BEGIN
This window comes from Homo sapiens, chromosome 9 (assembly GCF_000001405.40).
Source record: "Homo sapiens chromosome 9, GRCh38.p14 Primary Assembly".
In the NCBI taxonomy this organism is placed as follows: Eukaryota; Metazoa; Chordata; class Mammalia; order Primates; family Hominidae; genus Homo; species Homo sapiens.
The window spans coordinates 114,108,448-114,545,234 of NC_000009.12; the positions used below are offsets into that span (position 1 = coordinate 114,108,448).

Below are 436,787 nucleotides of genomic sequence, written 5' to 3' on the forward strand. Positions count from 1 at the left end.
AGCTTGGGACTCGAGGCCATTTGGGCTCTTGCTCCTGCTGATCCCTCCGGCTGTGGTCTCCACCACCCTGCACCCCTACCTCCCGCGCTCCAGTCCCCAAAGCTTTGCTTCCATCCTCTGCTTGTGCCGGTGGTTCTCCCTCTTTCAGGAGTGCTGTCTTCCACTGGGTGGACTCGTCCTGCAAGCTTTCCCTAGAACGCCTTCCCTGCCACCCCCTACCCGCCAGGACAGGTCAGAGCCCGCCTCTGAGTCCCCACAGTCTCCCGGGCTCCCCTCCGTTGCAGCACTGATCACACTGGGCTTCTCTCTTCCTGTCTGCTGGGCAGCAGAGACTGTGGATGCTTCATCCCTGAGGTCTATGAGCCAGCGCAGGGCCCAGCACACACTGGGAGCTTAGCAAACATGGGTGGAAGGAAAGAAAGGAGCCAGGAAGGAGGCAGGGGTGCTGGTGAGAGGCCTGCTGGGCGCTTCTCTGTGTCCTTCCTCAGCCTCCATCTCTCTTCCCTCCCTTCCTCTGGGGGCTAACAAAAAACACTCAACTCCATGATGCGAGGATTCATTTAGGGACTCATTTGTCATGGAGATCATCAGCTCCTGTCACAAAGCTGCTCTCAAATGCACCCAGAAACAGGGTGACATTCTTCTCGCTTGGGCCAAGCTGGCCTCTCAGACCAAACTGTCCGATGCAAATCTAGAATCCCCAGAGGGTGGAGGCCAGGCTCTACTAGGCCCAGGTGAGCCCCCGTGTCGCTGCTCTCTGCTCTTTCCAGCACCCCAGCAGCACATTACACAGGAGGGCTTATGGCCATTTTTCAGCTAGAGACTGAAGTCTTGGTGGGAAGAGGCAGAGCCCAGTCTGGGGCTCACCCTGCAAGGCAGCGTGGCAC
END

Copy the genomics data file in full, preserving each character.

This window comes from Homo sapiens, chromosome 9 (assembly GCF_000001405.40).
Source record: "Homo sapiens chromosome 9, GRCh38.p14 Primary Assembly".
In the NCBI taxonomy this organism is placed as follows: Eukaryota; Metazoa; Chordata; class Mammalia; order Primates; family Hominidae; genus Homo; species Homo sapiens.
The window spans coordinates 114,108,448-114,545,234 of NC_000009.12; the positions used below are offsets into that span (position 1 = coordinate 114,108,448).

Below are 436,787 nucleotides of genomic sequence, written 5' to 3' on the forward strand. Positions count from 1 at the left end.
AGCTTGGGACTCGAGGCCATTTGGGCTCTTGCTCCTGCTGATCCCTCCGGCTGTGGTCTCCACCACCCTGCACCCCTACCTCCCGCGCTCCAGTCCCCAAAGCTTTGCTTCCATCCTCTGCTTGTGCCGGTGGTTCTCCCTCTTTCAGGAGTGCTGTCTTCCACTGGGTGGACTCGTCCTGCAAGCTTTCCCTAGAACGCCTTCCCTGCCACCCCCTACCCGCCAGGACAGGTCAGAGCCCGCCTCTGAGTCCCCACAGTCTCCCGGGCTCCCCTCCGTTGCAGCACTGATCACACTGGGCTTCTCTCTTCCTGTCTGCTGGGCAGCAGAGACTGTGGATGCTTCATCCCTGAGGTCTATGAGCCAGCGCAGGGCCCAGCACACACTGGGAGCTTAGCAAACATGGGTGGAAGGAAAGAAAGGAGCCAGGAAGGAGGCAGGGGTGCTGGTGAGAGGCCTGCTGGGCGCTTCTCTGTGTCCTTCCTCAGCCTCCATCTCTCTTCCCTCCCTTCCTCTGGGGGCTAACAAAAAACACTCAACTCCATGATGCGAGGATTCATTTAGGGACTCATTTGTCATGGAGATCATCAGCTCCTGTCACAAAGCTGCTCTCAAATGCACCCAGAAACAGGGTGACATTCTTCTCGCTTGGGCCAAGCTGGCCTCTCAGACCAAACTGTCCGATGCAAATCTAGAATCCCCAGAGGGTGGAGGCCAGGCTCTACTAGGCCCAGGTGAGCCCCCGTGTCGCTGCTCTCTGCTCTTTCCAGCACCCCAGCAGCACATTACACAGGAGGGCTTATGGCCATTTTTCAGCTAGAGACTGAAGTCTTGGTGGGAAGAGGCAGAGCCCAGTCTGGGGCTCACCCTGCAAGGCAGCGTGGCAC